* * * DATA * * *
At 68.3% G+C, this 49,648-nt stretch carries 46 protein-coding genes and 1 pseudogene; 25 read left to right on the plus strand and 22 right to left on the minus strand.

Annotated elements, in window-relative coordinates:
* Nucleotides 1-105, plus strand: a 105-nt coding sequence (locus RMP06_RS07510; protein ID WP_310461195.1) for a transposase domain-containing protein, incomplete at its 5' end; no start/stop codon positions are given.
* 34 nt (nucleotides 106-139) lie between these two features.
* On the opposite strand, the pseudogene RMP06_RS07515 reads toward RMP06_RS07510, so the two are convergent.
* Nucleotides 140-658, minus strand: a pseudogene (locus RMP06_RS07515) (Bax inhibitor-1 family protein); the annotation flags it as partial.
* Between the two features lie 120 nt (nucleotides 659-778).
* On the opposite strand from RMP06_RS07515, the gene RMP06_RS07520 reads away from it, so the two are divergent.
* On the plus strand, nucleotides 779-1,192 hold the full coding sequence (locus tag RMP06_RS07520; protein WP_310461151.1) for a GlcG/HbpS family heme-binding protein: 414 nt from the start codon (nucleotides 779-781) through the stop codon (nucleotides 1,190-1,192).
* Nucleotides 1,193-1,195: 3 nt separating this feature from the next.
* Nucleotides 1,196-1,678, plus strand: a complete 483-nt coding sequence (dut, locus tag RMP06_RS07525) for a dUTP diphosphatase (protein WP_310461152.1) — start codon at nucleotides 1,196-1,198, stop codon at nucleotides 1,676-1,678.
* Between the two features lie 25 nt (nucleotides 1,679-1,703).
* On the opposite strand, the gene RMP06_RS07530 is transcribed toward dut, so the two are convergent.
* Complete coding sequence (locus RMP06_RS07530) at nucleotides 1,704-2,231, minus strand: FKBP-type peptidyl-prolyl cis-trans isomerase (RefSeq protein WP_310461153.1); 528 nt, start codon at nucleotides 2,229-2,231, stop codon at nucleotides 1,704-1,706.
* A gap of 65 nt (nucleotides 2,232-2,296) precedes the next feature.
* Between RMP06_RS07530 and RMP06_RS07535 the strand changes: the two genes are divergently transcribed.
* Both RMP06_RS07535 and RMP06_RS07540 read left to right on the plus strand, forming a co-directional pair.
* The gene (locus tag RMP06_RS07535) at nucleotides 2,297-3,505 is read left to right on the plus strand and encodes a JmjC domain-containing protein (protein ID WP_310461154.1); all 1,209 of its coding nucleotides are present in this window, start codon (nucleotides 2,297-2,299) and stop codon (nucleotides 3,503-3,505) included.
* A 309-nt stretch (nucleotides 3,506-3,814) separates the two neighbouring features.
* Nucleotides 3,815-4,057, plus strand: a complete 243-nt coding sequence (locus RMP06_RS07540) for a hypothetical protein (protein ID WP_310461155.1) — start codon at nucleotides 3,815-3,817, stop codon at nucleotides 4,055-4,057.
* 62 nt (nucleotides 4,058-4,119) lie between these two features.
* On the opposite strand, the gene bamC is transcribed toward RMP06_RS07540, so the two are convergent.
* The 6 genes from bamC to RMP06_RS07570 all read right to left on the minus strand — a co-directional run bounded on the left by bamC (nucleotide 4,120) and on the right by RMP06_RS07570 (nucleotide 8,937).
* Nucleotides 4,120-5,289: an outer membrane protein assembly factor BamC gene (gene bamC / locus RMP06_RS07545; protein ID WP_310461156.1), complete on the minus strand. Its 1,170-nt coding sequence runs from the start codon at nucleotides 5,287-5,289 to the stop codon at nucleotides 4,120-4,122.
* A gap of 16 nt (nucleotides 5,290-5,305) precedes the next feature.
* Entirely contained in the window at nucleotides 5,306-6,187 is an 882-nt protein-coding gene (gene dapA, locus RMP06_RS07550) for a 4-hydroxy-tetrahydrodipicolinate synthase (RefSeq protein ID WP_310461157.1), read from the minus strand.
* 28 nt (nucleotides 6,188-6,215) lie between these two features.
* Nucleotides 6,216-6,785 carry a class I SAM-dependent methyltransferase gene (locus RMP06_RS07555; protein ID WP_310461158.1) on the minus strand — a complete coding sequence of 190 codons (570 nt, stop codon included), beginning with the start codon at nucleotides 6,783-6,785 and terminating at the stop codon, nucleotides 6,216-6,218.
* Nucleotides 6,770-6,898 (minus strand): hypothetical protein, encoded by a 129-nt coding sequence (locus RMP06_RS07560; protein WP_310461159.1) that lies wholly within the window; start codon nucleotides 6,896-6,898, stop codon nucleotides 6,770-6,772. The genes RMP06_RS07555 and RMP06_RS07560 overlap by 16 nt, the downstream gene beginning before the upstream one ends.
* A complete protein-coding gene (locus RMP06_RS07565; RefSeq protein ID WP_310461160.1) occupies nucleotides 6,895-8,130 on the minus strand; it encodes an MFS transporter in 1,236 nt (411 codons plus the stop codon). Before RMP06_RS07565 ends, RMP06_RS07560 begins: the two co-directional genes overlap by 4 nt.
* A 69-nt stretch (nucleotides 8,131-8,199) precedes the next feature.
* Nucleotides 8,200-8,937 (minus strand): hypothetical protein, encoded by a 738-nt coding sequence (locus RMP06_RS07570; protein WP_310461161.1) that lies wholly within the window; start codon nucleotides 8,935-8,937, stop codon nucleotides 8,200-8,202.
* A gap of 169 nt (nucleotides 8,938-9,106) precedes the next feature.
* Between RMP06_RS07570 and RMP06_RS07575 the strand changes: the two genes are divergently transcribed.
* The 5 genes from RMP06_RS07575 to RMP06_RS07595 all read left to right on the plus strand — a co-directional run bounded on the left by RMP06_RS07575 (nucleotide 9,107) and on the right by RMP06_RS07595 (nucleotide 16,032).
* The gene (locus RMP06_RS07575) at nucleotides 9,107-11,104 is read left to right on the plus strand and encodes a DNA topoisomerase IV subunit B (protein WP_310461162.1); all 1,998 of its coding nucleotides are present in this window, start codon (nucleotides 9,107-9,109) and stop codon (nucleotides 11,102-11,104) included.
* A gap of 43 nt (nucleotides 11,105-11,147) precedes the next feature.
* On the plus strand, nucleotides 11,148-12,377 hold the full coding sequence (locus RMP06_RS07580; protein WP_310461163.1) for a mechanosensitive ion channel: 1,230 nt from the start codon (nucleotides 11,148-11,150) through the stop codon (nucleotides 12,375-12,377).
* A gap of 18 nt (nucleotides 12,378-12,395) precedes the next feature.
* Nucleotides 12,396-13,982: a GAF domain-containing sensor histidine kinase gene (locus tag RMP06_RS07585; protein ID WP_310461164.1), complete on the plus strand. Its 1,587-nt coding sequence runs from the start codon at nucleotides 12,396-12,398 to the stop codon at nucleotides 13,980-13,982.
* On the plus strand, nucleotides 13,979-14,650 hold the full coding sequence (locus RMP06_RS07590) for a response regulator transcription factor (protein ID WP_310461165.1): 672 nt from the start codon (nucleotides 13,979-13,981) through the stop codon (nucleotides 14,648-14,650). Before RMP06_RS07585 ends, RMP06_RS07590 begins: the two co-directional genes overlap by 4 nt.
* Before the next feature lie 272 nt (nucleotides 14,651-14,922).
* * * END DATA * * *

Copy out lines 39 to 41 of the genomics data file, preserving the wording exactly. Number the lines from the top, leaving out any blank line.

* A gap of 18 nt (nucleotides 12,378-12,395) precedes the next feature.
* Nucleotides 12,396-13,982: a GAF domain-containing sensor histidine kinase gene (locus tag RMP06_RS07585; protein ID WP_310461164.1), complete on the plus strand. Its 1,587-nt coding sequence runs from the start codon at nucleotides 12,396-12,398 to the stop codon at nucleotides 13,980-13,982.
* On the plus strand, nucleotides 13,979-14,650 hold the full coding sequence (locus RMP06_RS07590) for a response regulator transcription factor (protein ID WP_310461165.1): 672 nt from the start codon (nucleotides 13,979-13,981) through the stop codon (nucleotides 14,648-14,650). Before RMP06_RS07585 ends, RMP06_RS07590 begins: the two co-directional genes overlap by 4 nt.